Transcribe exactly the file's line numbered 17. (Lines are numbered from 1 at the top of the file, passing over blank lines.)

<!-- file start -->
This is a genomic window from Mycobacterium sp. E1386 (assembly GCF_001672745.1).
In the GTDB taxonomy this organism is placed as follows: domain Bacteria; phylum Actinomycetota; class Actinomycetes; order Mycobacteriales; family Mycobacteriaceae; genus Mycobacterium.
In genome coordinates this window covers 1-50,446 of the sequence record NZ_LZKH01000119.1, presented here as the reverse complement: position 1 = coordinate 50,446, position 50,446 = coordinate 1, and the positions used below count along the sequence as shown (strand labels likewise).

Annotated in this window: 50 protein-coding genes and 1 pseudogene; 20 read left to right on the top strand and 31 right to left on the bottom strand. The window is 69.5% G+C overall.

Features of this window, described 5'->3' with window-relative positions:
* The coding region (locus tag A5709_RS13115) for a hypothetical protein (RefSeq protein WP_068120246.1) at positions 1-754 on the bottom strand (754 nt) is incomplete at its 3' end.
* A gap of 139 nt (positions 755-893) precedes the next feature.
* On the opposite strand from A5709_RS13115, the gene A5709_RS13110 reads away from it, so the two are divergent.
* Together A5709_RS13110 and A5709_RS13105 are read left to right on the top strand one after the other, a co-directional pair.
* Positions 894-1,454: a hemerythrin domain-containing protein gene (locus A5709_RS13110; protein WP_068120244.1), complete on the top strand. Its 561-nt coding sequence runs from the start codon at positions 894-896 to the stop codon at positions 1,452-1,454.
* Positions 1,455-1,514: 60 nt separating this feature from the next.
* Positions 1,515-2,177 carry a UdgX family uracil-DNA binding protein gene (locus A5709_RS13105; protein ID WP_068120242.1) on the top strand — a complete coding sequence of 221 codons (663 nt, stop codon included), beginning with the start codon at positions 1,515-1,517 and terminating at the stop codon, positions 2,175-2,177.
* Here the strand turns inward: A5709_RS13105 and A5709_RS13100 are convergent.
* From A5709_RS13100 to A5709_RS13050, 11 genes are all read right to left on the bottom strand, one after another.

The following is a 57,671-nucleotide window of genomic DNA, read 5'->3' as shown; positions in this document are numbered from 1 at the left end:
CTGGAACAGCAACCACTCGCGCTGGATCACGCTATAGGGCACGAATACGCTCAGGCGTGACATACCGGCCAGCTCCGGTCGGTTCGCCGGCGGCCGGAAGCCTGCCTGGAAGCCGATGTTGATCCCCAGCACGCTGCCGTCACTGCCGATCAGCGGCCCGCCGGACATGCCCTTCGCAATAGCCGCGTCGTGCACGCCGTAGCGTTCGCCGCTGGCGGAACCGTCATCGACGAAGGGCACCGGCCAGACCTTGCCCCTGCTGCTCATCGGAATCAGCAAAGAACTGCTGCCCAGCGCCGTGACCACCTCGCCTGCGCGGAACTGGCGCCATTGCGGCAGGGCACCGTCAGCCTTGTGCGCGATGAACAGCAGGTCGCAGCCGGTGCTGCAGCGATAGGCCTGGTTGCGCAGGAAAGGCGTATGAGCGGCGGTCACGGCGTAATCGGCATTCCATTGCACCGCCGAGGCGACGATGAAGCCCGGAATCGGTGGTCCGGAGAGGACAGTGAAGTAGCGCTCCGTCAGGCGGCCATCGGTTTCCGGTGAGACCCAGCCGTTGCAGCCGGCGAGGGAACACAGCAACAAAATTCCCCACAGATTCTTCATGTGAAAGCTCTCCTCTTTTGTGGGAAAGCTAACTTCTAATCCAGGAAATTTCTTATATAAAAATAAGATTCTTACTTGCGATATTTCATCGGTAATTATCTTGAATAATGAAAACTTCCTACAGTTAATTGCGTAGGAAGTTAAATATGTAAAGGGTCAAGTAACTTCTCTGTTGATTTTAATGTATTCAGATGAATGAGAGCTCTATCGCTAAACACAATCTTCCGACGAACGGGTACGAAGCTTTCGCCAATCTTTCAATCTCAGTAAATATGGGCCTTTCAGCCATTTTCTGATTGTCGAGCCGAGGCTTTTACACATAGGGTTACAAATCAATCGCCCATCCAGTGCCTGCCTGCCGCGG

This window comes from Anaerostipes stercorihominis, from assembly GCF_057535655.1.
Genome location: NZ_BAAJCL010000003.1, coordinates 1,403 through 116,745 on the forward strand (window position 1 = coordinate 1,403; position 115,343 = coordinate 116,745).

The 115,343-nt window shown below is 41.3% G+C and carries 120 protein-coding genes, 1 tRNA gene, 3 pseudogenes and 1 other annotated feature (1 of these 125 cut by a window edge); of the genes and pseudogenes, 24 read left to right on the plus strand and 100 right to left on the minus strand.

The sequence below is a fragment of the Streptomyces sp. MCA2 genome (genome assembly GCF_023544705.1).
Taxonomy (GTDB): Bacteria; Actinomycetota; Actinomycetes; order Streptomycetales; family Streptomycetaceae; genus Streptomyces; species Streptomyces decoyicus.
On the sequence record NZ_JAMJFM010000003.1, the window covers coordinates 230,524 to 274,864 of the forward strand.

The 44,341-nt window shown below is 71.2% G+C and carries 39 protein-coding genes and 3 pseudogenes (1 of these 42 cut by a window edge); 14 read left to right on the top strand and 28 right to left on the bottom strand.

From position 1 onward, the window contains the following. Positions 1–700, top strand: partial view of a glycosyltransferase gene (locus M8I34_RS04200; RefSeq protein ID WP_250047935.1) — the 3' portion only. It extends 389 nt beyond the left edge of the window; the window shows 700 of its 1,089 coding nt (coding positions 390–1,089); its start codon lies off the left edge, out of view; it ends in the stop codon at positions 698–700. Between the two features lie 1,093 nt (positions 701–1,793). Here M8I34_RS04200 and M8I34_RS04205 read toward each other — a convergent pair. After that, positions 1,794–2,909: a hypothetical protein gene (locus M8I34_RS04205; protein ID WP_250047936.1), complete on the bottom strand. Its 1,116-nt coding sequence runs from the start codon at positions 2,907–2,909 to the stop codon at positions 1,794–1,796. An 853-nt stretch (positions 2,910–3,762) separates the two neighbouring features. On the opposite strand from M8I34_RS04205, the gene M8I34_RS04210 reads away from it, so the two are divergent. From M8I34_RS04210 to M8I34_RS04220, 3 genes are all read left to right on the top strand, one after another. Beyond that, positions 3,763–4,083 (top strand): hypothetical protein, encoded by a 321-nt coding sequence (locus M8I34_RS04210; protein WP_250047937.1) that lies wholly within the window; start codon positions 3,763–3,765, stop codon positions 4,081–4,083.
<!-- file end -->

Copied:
This window comes from Anaerostipes stercorihominis, from assembly GCF_057535655.1.